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US Troops in Iraq to be Immune from Iraqi Prosecution - 2004-06-24


U.S. officials say American troops serving in Iraq after next week's transfer of power would be immune from prosecution in local courts under an agreement in principle between the United States and the interim Iraqi government.

U.S. Army General George Casey, who is to become the top multinational military commander in Iraq after the U.S.-led coalition transfers power to the Iraqis next week, says U.S. troops will continue to be immune from Iraqi prosecution following the handover.

General Casey told the Senate Armed Services Committee Thursday that U.S. administrator Paul Bremer has taken steps to renew the immunity order, known as "Order 17."

"The understanding I have now is that Ambassador Bremer has modified his Order number 17 to take out the provisions that directly drew his authority from occupation law, but still provides us with the same protections that we had under the original provision," he said.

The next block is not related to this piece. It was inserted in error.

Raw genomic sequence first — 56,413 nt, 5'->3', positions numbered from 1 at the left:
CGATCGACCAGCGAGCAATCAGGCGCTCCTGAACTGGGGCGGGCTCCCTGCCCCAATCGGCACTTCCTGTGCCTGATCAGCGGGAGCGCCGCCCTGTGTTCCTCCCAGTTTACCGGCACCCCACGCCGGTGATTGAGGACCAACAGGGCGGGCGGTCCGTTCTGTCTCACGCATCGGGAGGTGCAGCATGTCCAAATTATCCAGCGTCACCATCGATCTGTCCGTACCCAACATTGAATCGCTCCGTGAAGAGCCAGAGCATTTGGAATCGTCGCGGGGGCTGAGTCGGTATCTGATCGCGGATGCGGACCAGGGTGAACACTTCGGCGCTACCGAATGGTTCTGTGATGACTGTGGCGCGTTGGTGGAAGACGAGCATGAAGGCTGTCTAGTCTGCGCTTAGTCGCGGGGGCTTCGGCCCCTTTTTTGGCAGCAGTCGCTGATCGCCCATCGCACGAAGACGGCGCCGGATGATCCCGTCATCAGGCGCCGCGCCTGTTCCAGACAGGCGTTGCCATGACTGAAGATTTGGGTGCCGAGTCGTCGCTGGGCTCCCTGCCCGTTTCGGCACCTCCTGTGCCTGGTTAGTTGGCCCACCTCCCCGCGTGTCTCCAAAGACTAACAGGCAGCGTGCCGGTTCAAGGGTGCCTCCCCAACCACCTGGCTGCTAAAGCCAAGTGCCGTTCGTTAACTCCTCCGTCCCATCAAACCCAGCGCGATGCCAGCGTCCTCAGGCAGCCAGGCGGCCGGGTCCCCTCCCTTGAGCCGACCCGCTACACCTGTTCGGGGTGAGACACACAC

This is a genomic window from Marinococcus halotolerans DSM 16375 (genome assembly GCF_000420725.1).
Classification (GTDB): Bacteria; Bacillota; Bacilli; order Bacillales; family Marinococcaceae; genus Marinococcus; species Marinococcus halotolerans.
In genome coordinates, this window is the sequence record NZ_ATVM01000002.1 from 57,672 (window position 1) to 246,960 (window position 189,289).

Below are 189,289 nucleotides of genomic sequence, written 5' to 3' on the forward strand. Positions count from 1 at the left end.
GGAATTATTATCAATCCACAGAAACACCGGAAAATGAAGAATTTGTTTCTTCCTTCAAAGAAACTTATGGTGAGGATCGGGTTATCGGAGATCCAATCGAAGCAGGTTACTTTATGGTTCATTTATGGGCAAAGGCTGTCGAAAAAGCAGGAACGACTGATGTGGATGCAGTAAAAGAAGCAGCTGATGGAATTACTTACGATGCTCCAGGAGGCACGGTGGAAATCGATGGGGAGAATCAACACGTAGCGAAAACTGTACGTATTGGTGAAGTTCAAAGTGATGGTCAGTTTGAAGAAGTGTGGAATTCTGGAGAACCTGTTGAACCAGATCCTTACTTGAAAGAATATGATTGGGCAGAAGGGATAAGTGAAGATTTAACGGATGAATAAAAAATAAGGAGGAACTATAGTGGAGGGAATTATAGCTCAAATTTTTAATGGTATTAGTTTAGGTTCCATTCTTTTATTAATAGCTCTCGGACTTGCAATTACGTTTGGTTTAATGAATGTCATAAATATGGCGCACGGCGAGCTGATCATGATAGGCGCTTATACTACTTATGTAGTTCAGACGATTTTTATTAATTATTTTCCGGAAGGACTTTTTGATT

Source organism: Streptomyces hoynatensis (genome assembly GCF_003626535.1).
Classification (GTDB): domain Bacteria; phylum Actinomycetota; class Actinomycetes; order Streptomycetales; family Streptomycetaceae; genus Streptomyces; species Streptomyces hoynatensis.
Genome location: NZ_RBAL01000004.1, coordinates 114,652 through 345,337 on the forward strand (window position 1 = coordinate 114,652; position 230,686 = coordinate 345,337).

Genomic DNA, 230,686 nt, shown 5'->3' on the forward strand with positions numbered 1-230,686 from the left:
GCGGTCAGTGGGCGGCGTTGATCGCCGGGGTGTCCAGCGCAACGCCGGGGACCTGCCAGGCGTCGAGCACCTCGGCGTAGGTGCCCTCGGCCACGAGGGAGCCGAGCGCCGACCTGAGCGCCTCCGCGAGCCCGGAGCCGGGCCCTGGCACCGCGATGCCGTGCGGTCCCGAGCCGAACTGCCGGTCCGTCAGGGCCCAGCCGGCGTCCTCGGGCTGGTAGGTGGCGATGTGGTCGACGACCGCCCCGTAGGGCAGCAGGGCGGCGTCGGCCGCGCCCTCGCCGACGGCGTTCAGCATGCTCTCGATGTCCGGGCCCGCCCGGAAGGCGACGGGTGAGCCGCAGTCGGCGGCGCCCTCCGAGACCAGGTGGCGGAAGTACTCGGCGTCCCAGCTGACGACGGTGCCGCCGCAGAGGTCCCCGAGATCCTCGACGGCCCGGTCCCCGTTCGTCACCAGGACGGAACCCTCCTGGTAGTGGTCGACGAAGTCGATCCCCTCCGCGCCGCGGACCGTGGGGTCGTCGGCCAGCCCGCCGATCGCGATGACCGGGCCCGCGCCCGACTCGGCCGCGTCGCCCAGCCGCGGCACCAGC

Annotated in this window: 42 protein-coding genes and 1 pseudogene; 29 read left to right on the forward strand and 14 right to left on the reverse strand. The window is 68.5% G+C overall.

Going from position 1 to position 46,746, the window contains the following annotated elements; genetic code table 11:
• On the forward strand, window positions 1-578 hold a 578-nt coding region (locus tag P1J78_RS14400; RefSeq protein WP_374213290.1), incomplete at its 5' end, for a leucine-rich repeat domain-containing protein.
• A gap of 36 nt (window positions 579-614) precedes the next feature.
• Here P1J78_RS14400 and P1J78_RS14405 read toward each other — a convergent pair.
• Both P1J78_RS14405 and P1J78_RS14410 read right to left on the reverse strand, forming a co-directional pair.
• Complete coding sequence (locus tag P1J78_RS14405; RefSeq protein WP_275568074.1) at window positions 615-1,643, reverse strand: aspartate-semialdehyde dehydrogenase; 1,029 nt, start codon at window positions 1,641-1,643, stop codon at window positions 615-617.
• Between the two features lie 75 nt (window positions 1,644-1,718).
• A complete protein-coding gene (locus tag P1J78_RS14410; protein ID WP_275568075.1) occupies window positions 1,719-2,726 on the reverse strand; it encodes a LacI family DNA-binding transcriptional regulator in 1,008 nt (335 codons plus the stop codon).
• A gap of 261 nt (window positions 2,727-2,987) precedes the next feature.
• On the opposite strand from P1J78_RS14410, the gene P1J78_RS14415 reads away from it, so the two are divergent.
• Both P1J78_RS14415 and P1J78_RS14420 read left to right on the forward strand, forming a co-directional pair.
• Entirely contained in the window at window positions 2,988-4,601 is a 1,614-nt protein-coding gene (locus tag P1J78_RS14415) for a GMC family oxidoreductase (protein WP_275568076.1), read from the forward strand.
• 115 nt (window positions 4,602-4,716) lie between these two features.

General Casey said Mr. Bremer would complete negotiations on the final wording before next week's handover.

The chairman of the Senate Armed Services Committee, Republican Senator John Warner of Virginia, urged General Casey to make sure the agreement is upheld.

"I hope you will put your own personal attention to that, because it is terribly serious, and our forces are following orders of their commanders and they might well participate in some operation which eventually would come under the scrutiny of the future Iraqi judicial system and we have got to provide the protection of our forces as well as the coalition forces," he said.

The message from the White House was the same. Spokesman Scott McClellan said U.S. troops would face justice in the U.S. legal system rather than in local Iraqi courts, saying in his words, "you are talking about parts of the world where due process may not be guaranteed."

The issue of immunity for U.S. troops is a contentious one following the prisoner abuse scandal at Abu Grhaib prison in Iraq. Some U.S. troops face charges by the U.S. military in connection with the scandal.

Some 140,000 U.S. troops are serving in Iraq, along with 25,000 other foreign troops.

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